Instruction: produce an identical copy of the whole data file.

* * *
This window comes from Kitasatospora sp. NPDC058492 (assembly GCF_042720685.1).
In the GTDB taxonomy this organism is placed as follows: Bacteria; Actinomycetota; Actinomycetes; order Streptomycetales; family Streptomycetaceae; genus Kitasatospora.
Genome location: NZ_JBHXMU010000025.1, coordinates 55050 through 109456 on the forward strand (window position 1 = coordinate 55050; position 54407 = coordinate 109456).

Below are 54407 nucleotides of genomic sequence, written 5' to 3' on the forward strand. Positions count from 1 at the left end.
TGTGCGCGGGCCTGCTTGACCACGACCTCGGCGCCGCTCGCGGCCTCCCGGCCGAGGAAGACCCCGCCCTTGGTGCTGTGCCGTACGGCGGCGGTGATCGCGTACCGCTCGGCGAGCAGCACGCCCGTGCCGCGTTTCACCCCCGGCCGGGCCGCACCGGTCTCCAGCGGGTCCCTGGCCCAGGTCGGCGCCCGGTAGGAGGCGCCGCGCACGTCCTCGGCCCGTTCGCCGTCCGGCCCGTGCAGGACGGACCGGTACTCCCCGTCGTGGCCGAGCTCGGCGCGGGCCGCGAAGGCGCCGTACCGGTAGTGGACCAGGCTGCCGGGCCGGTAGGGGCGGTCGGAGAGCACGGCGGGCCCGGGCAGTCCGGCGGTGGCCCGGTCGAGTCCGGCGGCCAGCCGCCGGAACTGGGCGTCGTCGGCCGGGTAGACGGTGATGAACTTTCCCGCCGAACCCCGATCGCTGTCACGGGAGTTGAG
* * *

This window comes from Kitasatospora sp. NPDC058492 (assembly GCF_042720685.1).
In the GTDB taxonomy this organism is placed as follows: Bacteria; Actinomycetota; Actinomycetes; order Streptomycetales; family Streptomycetaceae; genus Kitasatospora.
Genome location: NZ_JBHXMU010000025.1, coordinates 55050 through 109456 on the forward strand (window position 1 = coordinate 55050; position 54407 = coordinate 109456).

Below are 54407 nucleotides of genomic sequence, written 5' to 3' on the forward strand. Positions count from 1 at the left end.
TGTGCGCGGGCCTGCTTGACCACGACCTCGGCGCCGCTCGCGGCCTCCCGGCCGAGGAAGACCCCGCCCTTGGTGCTGTGCCGTACGGCGGCGGTGATCGCGTACCGCTCGGCGAGCAGCACGCCCGTGCCGCGTTTCACCCCCGGCCGGGCCGCACCGGTCTCCAGCGGGTCCCTGGCCCAGGTCGGCGCCCGGTAGGAGGCGCCGCGCACGTCCTCGGCCCGTTCGCCGTCCGGCCCGTGCAGGACGGACCGGTACTCCCCGTCGTGGCCGAGCTCGGCGCGGGCCGCGAAGGCGCCGTACCGGTAGTGGACCAGGCTGCCGGGCCGGTAGGGGCGGTCGGAGAGCACGGCGGGCCCGGGCAGTCCGGCGGTGGCCCGGTCGAGTCCGGCGGCCAGCCGCCGGAACTGGGCGTCGTCGGCCGGGTAGACGGTGATGAACTTTCCCGCCGAACCCCGATCGCTGTCACGGGAGTTGAG